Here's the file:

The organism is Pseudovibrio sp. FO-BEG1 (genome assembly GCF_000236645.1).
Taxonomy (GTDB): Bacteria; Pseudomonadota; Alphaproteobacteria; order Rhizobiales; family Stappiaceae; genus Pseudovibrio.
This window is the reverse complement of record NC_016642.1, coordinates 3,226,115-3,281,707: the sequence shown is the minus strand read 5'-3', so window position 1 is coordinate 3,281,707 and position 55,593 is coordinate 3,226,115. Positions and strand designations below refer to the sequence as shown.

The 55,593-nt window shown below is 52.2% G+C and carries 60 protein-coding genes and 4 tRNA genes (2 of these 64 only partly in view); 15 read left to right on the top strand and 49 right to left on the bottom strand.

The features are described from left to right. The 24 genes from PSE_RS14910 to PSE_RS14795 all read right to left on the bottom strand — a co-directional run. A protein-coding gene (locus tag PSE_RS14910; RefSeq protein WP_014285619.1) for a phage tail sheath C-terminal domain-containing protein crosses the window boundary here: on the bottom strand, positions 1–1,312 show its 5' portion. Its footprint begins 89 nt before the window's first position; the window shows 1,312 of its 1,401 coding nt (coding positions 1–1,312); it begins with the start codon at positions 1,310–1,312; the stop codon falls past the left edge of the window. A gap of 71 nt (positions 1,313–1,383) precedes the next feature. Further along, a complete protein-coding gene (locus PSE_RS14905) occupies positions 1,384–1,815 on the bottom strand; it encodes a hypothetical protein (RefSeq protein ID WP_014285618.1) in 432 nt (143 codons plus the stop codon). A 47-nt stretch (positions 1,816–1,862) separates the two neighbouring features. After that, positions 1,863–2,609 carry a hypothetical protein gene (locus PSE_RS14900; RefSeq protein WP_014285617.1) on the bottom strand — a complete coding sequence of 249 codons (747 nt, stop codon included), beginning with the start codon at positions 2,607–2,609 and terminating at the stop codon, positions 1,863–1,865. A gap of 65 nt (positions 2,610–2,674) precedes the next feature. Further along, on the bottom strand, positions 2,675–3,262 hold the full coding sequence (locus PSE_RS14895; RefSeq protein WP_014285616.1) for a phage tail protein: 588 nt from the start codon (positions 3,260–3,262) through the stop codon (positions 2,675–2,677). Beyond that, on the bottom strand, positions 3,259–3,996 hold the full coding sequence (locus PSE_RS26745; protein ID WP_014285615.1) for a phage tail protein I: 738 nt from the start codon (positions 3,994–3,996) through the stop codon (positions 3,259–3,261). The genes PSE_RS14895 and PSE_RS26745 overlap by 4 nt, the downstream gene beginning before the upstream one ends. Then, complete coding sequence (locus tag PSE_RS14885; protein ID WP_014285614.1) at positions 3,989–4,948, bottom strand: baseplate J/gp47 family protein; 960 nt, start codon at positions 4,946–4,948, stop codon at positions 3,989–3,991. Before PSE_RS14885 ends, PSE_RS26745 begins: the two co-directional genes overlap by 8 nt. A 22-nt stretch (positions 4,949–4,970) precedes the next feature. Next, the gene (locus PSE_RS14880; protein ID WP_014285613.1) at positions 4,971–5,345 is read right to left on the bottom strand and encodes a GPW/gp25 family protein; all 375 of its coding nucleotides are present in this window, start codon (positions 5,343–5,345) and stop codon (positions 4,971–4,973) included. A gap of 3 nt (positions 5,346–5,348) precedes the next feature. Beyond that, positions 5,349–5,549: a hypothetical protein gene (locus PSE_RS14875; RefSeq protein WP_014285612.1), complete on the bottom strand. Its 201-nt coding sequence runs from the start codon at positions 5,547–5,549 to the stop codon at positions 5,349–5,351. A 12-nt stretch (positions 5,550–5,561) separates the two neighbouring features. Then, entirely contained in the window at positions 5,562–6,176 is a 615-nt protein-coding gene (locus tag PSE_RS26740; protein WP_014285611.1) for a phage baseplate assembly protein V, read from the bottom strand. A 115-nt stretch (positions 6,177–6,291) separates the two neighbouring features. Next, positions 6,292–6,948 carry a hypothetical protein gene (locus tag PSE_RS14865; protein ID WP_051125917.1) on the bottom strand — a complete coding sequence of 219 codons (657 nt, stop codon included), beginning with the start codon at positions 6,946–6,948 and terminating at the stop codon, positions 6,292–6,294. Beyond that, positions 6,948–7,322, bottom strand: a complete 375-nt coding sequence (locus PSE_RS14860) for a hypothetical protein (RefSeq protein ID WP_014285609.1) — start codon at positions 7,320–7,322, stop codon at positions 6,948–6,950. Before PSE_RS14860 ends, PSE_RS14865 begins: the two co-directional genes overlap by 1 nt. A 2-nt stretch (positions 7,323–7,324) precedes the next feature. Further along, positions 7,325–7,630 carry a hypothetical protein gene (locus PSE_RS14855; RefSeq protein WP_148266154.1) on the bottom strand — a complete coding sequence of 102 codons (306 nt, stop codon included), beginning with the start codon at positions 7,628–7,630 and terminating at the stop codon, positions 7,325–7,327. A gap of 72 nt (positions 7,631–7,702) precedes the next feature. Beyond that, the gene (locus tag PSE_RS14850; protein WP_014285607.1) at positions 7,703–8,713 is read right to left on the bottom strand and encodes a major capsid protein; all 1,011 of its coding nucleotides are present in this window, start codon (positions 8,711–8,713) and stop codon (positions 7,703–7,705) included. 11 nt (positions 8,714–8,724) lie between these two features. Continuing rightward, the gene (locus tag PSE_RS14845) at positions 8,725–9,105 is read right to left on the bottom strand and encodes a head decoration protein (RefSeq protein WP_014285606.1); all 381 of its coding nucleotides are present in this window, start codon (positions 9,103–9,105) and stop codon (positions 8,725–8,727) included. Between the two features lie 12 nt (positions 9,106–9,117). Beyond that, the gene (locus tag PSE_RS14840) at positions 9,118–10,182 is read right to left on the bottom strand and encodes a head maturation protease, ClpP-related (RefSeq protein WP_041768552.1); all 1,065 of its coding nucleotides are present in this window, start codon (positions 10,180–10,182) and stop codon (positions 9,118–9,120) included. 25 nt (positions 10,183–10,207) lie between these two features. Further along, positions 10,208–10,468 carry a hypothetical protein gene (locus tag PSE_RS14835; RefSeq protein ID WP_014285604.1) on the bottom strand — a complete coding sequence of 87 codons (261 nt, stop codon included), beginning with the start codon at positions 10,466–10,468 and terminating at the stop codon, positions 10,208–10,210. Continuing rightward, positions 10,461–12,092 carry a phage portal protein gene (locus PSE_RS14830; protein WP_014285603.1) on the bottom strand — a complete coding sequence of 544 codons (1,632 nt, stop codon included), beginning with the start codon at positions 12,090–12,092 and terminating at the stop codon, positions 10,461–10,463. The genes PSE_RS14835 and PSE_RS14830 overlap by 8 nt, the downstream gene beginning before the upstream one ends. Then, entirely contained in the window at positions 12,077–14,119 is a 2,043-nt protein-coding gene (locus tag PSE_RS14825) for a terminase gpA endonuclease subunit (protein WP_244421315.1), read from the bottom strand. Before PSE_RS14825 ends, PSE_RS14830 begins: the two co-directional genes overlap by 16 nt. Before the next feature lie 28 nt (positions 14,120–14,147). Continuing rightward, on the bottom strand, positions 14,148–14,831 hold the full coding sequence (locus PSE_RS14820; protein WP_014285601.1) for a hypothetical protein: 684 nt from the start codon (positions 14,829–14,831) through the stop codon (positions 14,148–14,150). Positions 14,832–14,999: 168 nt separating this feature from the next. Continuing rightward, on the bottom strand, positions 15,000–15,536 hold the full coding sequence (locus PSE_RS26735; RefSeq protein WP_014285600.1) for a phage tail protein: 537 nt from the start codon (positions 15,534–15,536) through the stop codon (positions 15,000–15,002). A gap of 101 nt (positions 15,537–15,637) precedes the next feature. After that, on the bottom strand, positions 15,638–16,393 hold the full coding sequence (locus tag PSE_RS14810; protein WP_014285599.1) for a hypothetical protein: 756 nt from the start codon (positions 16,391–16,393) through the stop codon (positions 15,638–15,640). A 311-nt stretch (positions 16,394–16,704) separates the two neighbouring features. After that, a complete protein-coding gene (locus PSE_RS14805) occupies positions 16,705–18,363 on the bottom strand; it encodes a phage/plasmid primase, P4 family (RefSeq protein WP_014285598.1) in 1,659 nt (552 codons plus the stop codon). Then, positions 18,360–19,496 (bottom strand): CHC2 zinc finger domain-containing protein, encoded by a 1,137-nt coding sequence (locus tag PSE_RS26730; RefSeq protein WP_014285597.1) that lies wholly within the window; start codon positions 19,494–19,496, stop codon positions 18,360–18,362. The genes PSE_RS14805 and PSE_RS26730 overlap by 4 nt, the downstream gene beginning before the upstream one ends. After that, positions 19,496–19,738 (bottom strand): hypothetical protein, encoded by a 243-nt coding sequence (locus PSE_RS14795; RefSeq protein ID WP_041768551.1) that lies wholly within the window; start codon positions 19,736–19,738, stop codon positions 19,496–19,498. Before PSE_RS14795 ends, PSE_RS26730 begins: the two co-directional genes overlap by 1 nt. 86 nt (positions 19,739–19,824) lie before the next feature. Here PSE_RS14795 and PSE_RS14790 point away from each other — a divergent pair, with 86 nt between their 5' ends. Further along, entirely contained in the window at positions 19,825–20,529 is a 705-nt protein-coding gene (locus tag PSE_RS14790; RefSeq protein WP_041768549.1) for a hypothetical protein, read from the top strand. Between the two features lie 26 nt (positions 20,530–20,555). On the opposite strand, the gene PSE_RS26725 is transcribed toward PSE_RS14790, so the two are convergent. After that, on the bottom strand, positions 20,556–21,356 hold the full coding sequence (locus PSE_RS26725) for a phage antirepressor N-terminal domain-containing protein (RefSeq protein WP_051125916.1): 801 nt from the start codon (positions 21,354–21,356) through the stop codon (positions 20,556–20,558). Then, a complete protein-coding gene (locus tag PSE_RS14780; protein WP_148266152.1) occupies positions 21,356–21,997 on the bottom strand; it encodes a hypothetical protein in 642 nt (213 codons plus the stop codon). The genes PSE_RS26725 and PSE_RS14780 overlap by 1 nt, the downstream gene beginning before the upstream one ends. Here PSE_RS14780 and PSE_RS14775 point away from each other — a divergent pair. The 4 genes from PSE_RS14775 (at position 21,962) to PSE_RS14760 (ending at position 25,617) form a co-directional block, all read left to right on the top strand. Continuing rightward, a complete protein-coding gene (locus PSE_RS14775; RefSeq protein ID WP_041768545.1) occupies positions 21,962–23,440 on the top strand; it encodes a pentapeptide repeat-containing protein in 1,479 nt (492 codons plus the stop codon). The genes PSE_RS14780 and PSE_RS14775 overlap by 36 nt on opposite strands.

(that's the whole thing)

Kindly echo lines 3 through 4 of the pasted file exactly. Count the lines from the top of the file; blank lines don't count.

This window is the reverse complement of record NC_016642.1, coordinates 3,226,115-3,281,707: the sequence shown is the minus strand read 5'-3', so window position 1 is coordinate 3,281,707 and position 55,593 is coordinate 3,226,115. Positions and strand designations below refer to the sequence as shown.

The 55,593-nt window shown below is 52.2% G+C and carries 60 protein-coding genes and 4 tRNA genes (2 of these 64 only partly in view); 15 read left to right on the top strand and 49 right to left on the bottom strand.